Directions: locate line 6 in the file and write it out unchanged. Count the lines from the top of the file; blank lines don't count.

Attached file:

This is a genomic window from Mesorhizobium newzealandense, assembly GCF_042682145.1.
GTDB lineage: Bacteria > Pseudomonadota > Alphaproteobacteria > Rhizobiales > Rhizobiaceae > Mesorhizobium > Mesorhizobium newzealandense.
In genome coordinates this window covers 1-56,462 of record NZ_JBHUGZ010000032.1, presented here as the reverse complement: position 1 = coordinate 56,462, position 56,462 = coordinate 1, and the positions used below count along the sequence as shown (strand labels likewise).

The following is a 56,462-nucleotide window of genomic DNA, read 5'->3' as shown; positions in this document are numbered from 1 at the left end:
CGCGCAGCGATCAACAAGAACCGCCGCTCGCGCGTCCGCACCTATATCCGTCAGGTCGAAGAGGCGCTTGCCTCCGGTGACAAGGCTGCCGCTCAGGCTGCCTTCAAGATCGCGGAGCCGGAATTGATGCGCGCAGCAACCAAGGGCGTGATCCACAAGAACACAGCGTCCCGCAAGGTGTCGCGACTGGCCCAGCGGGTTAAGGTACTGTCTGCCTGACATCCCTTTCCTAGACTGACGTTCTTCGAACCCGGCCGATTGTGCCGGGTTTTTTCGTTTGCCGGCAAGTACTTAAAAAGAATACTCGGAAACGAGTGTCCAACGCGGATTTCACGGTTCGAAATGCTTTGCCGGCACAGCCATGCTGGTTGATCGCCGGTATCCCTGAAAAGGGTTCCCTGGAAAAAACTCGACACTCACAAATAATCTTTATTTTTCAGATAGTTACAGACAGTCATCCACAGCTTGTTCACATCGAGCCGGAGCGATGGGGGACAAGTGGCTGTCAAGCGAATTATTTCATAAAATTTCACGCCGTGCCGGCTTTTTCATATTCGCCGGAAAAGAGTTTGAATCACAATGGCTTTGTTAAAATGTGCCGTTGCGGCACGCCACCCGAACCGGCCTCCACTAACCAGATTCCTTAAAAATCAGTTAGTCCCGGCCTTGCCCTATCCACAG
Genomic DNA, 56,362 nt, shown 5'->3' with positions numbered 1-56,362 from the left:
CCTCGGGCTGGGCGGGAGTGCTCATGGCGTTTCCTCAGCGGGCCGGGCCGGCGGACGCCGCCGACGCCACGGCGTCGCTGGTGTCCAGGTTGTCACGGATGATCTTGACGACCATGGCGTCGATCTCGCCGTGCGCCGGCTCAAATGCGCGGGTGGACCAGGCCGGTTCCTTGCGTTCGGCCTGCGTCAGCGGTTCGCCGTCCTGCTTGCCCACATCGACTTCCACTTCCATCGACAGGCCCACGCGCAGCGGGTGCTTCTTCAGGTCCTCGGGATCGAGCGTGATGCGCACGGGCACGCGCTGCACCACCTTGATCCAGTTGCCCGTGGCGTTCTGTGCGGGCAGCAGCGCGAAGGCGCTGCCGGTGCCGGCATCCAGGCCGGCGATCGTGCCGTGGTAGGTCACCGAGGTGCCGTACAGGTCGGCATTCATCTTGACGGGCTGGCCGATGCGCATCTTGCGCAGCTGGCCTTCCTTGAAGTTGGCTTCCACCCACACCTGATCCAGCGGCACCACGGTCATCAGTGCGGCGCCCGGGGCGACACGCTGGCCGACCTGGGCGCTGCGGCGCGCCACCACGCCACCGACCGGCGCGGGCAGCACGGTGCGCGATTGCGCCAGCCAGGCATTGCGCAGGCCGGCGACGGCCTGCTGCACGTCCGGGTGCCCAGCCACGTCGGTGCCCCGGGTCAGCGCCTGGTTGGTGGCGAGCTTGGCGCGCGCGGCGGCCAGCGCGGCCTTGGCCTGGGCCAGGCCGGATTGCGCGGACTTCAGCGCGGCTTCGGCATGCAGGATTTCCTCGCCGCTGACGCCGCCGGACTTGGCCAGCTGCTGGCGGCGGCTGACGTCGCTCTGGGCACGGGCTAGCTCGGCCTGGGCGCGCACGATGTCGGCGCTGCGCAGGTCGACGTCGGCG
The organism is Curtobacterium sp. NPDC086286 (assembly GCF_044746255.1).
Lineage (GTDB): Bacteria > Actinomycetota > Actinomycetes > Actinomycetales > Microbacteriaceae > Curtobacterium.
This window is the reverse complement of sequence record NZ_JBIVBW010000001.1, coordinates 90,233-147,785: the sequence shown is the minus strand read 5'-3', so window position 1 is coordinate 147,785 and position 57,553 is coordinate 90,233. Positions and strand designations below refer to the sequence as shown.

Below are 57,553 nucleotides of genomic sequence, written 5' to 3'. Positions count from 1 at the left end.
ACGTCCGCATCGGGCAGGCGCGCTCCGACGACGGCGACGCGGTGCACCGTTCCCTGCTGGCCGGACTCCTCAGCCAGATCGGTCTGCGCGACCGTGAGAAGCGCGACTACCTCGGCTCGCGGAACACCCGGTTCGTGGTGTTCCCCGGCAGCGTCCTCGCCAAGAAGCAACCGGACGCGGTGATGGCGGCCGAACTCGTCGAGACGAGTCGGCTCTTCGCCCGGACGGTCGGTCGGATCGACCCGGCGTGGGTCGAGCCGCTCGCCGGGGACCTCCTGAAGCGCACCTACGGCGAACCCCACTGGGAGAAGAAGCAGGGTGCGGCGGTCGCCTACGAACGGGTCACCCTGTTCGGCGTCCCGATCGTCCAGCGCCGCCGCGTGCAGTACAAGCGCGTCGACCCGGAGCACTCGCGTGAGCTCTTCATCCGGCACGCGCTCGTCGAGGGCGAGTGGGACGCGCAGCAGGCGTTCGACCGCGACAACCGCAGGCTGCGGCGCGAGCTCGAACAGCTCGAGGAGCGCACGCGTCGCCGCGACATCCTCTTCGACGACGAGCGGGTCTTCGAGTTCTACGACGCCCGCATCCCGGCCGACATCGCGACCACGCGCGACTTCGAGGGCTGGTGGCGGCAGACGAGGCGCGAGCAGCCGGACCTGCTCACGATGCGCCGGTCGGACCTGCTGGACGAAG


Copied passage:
Genomic DNA, 56,362 nt, shown 5'->3' with positions numbered 1-56,362 from the left: